Now that he’s had two years of seasoning in Foster’s system, he’s probably got a chance to get on the field now that the veterans in front of him are gone.
However, it’s got to be at least a little troubling that Ekanem so rarely got worked into the defensive line rotation. Gayle and Collins was certainly a dominant pair of starters, but Foster and Wiles have always tried to mix in young talent on the line when they can—a fact they demonstrated with both Gayle and Collins early in their respective careers.
But by all accounts, Ekanem does have excellent speed and could play a very similar role to the one Collins did as a run stopper and pass-rusher on the outside.
Still, one player who should be returning to the team should get precedence over Ekanem.
Corey Marshall has had an odd recent history with the Hokies, but he should be back in the mix at defensive end in 2014.
He missed the first two games of the 2013 season after leaving the team for mysterious “personal reasons” but returned shortly after and chose to use a redshirt year as a junior.
At the start of his career at Tech, he looked like he’d be a star, recording three sacks while playing in spot duty back in 2011. Then, depth concerns led Foster and Wiles to move him inside to defensive tackle in 2012, where he never looked comfortable.
He’s since been moved back to defensive end, playing on the scout team for the past year, and he should play a big role on the line going forward.
Marshall possess an excellent combination of size and quickness, and combined with his experience in Foster’s system, he should get a lot of the time on the field—so long as he’s worked out his personal issues, of course.
He’ll likely start at the other defensive end spot in place of Collins, but as Foster mixes and matches players along the line, he could spend some time in Gayle’s old position.
Instead, there’s one player who made a big impact in a limited role last year that should be viewed as Gayle’s direct successor.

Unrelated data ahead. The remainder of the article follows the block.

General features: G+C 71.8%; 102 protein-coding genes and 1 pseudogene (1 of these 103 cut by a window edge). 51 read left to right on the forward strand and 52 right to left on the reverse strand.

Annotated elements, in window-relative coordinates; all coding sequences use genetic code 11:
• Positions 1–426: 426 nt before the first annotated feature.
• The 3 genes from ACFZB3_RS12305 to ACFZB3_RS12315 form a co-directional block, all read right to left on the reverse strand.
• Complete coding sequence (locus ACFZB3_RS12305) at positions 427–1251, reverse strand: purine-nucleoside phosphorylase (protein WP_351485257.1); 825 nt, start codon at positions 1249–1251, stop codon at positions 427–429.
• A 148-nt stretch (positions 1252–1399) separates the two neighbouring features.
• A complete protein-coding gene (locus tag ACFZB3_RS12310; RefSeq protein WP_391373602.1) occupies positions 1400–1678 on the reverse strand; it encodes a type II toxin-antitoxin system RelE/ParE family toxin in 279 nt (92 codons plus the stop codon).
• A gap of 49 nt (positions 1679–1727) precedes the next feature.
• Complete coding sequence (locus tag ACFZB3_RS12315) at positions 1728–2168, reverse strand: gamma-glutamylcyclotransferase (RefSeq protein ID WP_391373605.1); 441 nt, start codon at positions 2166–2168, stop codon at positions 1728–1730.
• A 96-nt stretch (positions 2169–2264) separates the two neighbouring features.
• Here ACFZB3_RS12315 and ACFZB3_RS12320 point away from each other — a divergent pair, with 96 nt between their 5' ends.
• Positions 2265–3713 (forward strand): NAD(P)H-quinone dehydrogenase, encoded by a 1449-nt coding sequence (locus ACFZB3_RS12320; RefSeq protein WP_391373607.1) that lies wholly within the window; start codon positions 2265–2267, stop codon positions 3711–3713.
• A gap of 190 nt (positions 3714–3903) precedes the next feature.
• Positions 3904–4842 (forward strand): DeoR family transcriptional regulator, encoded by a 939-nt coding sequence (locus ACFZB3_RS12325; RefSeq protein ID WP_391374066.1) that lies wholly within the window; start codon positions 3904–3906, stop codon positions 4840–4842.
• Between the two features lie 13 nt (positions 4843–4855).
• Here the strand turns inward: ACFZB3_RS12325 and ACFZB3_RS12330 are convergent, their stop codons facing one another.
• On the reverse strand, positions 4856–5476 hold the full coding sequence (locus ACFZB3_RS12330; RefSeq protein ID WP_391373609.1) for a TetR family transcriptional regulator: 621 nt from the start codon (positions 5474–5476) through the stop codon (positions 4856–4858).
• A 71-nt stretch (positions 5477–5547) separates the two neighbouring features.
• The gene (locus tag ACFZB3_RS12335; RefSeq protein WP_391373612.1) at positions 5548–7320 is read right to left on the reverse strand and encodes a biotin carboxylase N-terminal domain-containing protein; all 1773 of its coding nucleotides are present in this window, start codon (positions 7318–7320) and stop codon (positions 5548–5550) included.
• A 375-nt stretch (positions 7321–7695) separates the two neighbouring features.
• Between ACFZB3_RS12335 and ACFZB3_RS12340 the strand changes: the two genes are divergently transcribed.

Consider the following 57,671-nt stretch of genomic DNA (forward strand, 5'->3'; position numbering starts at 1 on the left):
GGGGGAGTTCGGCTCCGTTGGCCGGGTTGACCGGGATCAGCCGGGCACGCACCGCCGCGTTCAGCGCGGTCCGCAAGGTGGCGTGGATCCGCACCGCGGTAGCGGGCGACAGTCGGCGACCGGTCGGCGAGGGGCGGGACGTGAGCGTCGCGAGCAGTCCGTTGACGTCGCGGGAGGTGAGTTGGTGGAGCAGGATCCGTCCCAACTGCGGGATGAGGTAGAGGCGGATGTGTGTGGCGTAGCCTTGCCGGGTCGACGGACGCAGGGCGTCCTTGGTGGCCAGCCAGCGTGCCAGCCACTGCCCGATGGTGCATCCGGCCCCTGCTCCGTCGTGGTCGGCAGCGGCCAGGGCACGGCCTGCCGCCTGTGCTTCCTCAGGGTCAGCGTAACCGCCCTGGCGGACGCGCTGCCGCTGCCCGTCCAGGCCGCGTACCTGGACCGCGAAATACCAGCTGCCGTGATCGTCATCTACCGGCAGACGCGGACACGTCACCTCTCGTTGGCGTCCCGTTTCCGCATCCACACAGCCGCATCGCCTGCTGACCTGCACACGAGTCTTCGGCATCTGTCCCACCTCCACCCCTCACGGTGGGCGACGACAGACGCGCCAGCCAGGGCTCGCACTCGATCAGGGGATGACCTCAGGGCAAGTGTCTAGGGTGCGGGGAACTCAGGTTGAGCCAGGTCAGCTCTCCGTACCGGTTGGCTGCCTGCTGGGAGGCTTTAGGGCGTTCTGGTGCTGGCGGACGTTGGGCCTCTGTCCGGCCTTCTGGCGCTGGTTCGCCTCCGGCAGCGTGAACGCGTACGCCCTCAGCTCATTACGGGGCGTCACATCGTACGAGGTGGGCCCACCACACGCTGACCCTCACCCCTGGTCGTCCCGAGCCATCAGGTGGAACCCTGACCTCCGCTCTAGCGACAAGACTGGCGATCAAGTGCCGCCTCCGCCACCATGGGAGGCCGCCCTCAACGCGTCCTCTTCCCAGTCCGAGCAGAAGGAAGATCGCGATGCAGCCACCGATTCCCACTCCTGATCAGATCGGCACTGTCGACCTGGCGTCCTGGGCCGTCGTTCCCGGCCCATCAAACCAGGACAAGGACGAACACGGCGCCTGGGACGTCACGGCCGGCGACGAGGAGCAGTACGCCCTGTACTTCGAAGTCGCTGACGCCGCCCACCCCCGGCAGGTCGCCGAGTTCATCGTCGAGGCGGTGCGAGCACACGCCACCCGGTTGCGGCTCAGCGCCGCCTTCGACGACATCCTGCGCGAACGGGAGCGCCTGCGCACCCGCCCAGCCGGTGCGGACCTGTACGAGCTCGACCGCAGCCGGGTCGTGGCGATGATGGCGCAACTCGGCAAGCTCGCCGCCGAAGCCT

Simply put, when Dadi Nicolas got on the field last year, he was electric.
He harassed Pittsburgh quarterback Tom Savage into submission with his three sacks against the Panthers, and he looked like a physical freak when playing against the run.
However, he was rarely used as a traditional defensive end. Instead, Foster started lining him up as a blitzing linebacker to wreak havoc on opposing offensive lines.
This was particularly effective against Pittsburgh—since Foster had never tried this tactic before and Pitt’s offensive line was a mess in 2013—but once lines were able to just adjust to it, he wasn’t quite as effective.
Nonetheless, he demonstrated incredible athleticism when he started in place of the suspended Collins against Duke, but he still has a lot to learn about the nuances of the position.
As a blitzing whip linebacker, he rarely was forced into coverage, and he’ll be asked to do a fair bit of that even as a defensive lineman. However, he’s got speed in spades to keep up with receivers once he gets the hang of it.
He’s also a bit too prone to over-pursue and fail to rein in his speed against the run, another minor tweak he’ll be focusing on in spring practice.
But regardless of these small faults, he’s Gayle’s heir apparent.
He can be a dynamic playmaker for the Hokies and should be one of the biggest reasons the Hokies can overcome the departure of so many of their defensive stars.